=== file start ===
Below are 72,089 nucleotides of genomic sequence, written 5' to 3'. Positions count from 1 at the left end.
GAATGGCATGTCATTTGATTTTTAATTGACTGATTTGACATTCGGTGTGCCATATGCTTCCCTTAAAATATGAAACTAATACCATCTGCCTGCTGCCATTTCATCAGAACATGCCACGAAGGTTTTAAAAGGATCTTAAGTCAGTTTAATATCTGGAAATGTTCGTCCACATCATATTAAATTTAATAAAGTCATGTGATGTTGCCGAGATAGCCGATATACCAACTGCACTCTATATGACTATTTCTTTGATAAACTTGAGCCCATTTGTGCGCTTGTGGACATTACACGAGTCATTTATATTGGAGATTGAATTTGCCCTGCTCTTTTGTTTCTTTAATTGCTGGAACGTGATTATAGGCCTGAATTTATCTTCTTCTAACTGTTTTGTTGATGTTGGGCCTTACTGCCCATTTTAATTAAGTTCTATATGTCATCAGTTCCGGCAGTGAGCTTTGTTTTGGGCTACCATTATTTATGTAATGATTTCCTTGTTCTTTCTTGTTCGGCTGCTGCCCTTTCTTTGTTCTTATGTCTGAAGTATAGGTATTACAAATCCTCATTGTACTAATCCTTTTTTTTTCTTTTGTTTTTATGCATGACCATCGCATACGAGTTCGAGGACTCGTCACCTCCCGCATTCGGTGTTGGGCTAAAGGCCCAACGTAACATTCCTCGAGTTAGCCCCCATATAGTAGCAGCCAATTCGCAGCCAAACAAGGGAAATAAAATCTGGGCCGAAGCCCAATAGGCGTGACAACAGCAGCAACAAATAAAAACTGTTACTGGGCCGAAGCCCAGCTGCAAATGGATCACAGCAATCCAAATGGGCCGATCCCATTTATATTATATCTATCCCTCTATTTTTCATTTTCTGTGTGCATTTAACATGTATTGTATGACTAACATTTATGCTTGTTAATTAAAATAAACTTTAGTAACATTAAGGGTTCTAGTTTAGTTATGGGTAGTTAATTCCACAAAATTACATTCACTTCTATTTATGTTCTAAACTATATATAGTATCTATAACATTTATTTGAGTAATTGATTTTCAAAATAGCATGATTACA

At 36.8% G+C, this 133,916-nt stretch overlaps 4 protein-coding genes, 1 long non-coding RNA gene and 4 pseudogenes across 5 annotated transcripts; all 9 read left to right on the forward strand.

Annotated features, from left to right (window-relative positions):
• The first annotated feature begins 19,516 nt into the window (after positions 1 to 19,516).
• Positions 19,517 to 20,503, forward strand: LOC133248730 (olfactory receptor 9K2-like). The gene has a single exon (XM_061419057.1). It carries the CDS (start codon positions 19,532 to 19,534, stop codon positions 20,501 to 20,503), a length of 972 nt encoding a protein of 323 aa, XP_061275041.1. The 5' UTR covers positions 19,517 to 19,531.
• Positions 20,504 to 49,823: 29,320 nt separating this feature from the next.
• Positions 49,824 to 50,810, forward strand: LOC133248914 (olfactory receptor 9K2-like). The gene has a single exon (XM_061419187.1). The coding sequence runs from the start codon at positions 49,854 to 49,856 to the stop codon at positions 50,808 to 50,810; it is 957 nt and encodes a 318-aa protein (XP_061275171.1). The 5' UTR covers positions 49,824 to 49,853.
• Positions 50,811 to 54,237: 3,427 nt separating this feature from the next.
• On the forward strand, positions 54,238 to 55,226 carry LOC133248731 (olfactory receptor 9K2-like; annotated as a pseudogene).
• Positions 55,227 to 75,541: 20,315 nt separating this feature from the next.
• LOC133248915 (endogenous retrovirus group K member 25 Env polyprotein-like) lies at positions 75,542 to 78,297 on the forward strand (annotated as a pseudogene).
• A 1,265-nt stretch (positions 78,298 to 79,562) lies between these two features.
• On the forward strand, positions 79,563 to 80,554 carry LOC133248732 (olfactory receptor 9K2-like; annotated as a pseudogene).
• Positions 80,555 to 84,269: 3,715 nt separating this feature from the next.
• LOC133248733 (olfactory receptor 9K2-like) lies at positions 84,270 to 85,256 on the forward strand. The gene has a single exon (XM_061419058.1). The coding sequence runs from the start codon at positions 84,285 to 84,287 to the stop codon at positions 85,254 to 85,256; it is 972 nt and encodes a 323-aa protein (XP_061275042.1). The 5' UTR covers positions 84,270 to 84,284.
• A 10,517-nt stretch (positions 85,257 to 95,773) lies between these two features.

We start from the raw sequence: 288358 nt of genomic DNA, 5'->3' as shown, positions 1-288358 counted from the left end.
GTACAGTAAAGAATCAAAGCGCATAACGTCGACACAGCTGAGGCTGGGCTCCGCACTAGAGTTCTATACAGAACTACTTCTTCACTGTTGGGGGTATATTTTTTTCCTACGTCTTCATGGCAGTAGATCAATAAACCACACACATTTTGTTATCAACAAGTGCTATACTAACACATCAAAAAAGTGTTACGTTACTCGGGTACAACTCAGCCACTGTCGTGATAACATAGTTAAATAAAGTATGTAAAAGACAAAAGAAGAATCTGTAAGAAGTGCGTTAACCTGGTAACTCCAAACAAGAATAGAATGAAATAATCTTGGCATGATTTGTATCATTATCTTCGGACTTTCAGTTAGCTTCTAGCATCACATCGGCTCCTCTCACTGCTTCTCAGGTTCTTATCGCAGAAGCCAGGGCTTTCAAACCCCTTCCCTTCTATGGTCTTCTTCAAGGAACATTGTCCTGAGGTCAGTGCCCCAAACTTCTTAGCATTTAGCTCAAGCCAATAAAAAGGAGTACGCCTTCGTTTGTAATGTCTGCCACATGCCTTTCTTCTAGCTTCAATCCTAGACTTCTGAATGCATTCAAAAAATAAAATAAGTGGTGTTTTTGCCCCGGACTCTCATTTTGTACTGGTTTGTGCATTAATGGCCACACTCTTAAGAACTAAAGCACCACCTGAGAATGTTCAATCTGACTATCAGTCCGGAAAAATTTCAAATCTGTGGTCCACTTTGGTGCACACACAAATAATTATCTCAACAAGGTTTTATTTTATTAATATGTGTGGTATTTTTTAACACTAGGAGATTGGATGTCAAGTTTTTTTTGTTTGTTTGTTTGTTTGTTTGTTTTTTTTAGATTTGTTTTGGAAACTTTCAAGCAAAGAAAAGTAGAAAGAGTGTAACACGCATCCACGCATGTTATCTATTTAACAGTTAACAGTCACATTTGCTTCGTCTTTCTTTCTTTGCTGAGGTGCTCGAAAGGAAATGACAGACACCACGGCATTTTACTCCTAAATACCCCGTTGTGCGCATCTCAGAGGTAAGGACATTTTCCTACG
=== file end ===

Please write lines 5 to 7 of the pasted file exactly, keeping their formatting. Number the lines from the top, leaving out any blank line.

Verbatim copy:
• The first annotated feature begins 19,516 nt into the window (after positions 1 to 19,516).
• Positions 19,517 to 20,503, forward strand: LOC133248730 (olfactory receptor 9K2-like). The gene has a single exon (XM_061419057.1). It carries the CDS (start codon positions 19,532 to 19,534, stop codon positions 20,501 to 20,503), a length of 972 nt encoding a protein of 323 aa, XP_061275041.1. The 5' UTR covers positions 19,517 to 19,531.
• Positions 20,504 to 49,823: 29,320 nt separating this feature from the next.